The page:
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DonnaAckermannSecondPaper 9 - 07 Sep 2011 - Main.IanSullivan
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 -- DonnaAckermann - 06 Dec 2009

DonnaAckermannSecondPaper 8 - 07 Feb 2010 - Main.DonnaAckermann
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-- DonnaAckermann - 06 Dec 2009

Unwitting Victims: The Third-Party Privacy Problem

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Please find a new version of this paper below.
 

How Blogs and Online Pictures Invade Personal Privacy

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Our class discussion about privacy concerns on the internet was eye-opening and has made me rethink what I post on the internet. But our class discussion and online readings primarily focused on two kinds of autonomy privacy concerns: those of a consumer, in terms of what companies can do with our information; and those of an individual, in terms of what information we choose to put on the web, even when we do not realize the consequences of what we disclose online. While those two issues of privacy are important, I would like to explore a different privacy concern: what happens when we expressly choose not to post anything online, but a third party posts pictures or writes a blog about us? In today’s world, where hundreds of millions of people are on social networking sites, such as Facebook, and where many people write a daily blog, can we prevent third parties from publicizing our private lives, and if so, how?
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Our class discussion about privacy concerns on the internet was eye-opening and has made me rethink what I post on the internet. But our class discussion and online readings primarily focused on autonomy privacy concerns with respect to consumers and individuals. I would like to explore a different privacy concern: what happens when we expressly choose not to post anything online, but a third party posts pictures or writes a blog about us? In today’s world, where hundreds of millions of people are on social networking sites, and where many people write a daily blog, can we really prevent third parties from publicizing our private lives, and if so, how?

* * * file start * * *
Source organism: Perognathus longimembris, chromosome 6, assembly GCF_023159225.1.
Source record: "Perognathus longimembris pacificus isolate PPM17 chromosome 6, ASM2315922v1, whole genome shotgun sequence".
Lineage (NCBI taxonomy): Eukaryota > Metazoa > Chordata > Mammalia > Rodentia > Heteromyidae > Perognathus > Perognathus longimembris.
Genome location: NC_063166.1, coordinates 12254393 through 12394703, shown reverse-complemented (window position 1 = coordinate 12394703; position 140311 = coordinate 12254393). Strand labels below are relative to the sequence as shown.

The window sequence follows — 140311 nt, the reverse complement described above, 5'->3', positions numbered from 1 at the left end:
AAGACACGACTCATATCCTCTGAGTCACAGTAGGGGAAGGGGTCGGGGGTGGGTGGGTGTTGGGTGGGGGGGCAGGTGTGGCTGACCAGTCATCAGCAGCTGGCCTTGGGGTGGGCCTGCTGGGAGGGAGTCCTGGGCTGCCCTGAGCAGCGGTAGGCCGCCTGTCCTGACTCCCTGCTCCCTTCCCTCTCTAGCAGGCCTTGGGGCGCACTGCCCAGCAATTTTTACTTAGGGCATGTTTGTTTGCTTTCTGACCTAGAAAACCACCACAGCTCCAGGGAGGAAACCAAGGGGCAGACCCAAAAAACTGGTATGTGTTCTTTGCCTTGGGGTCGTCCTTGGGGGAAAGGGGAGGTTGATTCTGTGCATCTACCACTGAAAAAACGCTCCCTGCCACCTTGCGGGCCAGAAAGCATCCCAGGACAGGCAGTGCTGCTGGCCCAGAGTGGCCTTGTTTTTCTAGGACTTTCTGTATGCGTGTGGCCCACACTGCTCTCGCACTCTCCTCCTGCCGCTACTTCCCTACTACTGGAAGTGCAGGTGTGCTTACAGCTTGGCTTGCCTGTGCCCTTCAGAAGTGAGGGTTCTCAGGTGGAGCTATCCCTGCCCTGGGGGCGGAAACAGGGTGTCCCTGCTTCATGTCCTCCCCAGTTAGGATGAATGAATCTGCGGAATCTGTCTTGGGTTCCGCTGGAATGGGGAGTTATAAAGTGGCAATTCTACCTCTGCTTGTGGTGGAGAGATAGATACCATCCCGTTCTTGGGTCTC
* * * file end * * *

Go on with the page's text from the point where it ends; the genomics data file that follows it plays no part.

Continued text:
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There is a notion in today’s world that everything is worthy of reporting; no action is too trivial or too mundane to be publicized. Twitter, AIM, G-chat, and Facebook statuses convey that attitude, as it is not uncommon for a person’s status to read, “in class” or “eating.” It is no longer a special event but daily life that merit mention; blogs capture this recent trend by documenting a person’s everyday interactions. The problem is not that people choose to post an online status or write a blog about their own lives (which is a separate privacy issue), but that because I had some interaction with the blogger, I become part of the blogger’s daily life, and our interaction is recorded, discussed, and analyzed for everyone to read. I therefore lose my privacy, even though I posted nothing online and in no way publicized our interaction.